Fugitive tycoon Guo Wengui ‘met Abu Dhabi royals through Tony Blair, leading to US$3 billion deal’
Abu Dhabi authorities provided financing to ACA Capital, which then funded Guo’s stake in mainland brokerage Haitong Securities, report says
Chinese fugitive tycoon Guo Wengui was introduced through former British prime minister Tony Blair to the Abu Dhabi royal family, who then helped Guo to raise the US$3 billion needed to take control of a mainland brokerage, according to a Caixin report on Thursday.
Guo – who is wanted by Beijing for alleged corruption and subject to an Interpol “red notice” – apparently travelled with Blair to the Middle East in 2013 on a private jet.
The report said Guo paid for the jet, and Blair introduced Guo to Abu Dhabi crown prince Sheikh Mohammed bin Zayed Al-Nahyan and other members of the royal family.
Blair was at the time a special representative of the Quartet of international powers – the US, European Union, Russia and the United Nations – seeking a peace deal between Israel and the Palestinians.
Abu Dhabi authorities later provided US$3 billion to Hong Kong-based fund manager ACA Capital, which is jointly run by Guo, the report said.
ACA Capital then provided US$500 million for Guo to acquire shares in Haitong Securities, China’s second-largest securities firm by assets based in Shanghai, according to Caixin.
The brokerage firm had said it would issue new shares to raise HK$30 billion (US$3.85 billion) from seven designated investors in December 2014.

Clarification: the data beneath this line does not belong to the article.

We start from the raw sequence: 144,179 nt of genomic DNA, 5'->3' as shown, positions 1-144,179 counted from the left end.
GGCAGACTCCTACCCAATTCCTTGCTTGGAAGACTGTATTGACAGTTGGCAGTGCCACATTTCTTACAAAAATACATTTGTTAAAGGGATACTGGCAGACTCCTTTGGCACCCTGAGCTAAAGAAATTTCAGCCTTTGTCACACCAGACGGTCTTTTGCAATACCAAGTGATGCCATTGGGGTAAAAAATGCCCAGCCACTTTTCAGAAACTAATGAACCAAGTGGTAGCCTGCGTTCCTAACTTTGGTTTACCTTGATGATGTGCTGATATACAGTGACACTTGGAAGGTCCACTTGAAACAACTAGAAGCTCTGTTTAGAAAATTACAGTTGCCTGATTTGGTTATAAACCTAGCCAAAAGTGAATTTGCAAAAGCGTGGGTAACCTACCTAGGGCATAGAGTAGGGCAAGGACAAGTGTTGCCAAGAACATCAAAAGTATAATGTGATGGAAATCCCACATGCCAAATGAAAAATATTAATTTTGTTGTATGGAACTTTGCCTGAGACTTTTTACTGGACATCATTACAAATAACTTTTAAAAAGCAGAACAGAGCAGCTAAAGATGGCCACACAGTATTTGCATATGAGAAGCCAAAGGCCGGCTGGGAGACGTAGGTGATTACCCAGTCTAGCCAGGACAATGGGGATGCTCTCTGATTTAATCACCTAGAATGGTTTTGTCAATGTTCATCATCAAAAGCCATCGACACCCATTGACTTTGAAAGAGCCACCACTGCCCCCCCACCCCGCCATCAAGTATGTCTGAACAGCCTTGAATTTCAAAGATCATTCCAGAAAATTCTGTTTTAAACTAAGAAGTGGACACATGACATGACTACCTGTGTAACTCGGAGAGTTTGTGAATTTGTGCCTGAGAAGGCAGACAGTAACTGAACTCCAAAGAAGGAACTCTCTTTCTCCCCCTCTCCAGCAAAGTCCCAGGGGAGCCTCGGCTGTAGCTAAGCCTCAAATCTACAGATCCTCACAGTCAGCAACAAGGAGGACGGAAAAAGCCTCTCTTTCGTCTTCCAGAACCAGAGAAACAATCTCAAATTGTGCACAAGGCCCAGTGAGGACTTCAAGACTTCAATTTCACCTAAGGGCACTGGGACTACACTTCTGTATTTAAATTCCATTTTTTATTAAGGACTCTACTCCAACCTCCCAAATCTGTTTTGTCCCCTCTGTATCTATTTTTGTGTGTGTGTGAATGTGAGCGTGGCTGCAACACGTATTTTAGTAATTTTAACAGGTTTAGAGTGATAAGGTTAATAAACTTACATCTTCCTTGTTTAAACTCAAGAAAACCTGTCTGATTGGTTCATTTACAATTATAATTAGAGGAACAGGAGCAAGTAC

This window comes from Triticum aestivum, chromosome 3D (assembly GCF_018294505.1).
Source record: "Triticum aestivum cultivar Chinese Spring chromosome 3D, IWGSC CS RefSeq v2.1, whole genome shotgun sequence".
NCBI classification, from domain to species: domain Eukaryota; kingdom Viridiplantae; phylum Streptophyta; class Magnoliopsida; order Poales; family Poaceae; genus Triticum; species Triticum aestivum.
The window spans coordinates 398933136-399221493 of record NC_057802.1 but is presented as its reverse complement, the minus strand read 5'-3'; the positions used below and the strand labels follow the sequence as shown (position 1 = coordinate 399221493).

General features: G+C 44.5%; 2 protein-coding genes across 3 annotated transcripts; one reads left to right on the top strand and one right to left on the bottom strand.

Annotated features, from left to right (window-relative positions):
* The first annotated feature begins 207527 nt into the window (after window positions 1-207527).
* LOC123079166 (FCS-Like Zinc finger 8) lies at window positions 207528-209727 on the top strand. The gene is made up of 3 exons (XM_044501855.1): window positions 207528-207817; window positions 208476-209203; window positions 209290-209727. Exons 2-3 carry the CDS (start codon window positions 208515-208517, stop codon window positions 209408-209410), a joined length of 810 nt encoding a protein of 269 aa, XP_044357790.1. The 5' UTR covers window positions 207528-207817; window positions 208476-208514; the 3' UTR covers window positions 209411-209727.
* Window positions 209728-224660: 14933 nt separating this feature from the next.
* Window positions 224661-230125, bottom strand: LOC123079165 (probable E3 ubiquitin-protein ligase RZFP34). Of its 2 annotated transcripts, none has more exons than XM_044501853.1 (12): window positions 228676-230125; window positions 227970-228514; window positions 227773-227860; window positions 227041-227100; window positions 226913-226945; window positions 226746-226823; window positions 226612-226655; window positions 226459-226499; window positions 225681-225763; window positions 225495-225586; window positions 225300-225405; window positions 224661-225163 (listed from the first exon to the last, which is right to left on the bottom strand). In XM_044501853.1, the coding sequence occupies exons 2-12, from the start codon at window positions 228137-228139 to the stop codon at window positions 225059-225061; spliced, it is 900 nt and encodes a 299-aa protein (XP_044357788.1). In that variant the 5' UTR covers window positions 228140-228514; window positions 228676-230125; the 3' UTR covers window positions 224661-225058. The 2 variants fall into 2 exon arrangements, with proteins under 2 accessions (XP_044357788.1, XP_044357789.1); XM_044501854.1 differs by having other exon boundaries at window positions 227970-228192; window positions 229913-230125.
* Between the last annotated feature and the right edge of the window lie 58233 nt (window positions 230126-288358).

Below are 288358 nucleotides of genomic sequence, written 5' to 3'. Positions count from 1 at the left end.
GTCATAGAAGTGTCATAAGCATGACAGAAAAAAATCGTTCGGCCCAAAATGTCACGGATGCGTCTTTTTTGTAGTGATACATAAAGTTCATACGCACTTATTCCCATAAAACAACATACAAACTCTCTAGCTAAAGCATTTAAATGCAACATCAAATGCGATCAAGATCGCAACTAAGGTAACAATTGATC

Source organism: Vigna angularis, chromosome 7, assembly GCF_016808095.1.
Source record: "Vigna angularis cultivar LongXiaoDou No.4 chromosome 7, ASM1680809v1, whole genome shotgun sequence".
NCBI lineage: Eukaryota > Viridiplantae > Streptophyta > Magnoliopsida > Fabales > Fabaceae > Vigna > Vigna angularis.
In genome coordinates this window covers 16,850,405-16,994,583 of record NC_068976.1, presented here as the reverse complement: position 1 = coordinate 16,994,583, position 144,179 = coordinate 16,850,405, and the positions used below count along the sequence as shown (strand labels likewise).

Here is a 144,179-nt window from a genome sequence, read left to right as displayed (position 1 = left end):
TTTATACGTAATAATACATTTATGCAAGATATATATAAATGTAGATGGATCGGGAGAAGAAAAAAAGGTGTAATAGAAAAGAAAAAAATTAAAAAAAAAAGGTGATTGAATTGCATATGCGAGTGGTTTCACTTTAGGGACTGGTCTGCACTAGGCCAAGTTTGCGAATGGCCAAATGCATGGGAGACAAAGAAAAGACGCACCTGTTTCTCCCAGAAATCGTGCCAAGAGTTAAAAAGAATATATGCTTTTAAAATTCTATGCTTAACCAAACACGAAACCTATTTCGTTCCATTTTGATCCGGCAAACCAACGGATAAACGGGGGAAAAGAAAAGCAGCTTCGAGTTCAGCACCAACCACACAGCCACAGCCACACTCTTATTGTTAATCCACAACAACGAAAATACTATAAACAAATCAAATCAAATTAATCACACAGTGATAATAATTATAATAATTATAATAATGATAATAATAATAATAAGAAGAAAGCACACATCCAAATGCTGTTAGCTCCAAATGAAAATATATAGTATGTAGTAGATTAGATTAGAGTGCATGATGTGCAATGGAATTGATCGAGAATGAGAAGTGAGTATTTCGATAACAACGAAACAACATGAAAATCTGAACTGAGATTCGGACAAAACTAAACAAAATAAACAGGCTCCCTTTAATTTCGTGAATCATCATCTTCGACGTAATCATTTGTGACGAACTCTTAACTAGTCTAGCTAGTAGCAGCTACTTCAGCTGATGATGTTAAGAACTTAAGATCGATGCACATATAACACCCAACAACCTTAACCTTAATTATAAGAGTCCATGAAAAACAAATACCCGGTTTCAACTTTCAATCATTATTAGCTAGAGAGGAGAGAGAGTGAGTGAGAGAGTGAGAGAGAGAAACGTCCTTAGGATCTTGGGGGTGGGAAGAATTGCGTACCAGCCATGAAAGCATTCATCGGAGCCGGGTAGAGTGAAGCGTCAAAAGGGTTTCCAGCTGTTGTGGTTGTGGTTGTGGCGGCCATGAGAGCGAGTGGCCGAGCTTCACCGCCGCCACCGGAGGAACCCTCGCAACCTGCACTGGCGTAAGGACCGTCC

Among those investors, three were closely connected to Guo, according to the report. A company Guo controlled bought 569 million Haitong shares in 2015 for US$1.275 billion, using US$500 million in funds from ACA Capital and another US$775 million borrowed from UBS.
But Guo made huge losses on the Haitong investment during the stock market meltdown in the summer of 2015, leading him to file a lawsuit in the United States against UBS in October 2015 seeking compensation for losses on a margin call.
A US court dismissed the lawsuit, saying it was not the appropriate venue to adjudicate on an investment that took place and was negotiated in Hong Kong.
In a response on Twitter, Guo dismissed the Caixin report as “lies”.
Blair’s office said the former leader had known Guo as a friend for 10 years and Guo had in the past been a donor to Blair’s charitable endeavours. Blair never had a commercial contract with Guo nor received any fees from him, it said.
“You may also know that Mr Blair has in any event now wound up his company business to concentrate on his not-for-profit activities. So your story is wrong,” the office said in an email reply.
Guo – a property developer with close ties to former deputy state security minister Ma Jian who is facing corruption charges – has been mainly based in the United States since leaving China.
He has made allegations against a long list of Chinese individuals and companies since January in interviews with overseas Chinese media and Voice of America’s Chinese channel, and via his Twitter account.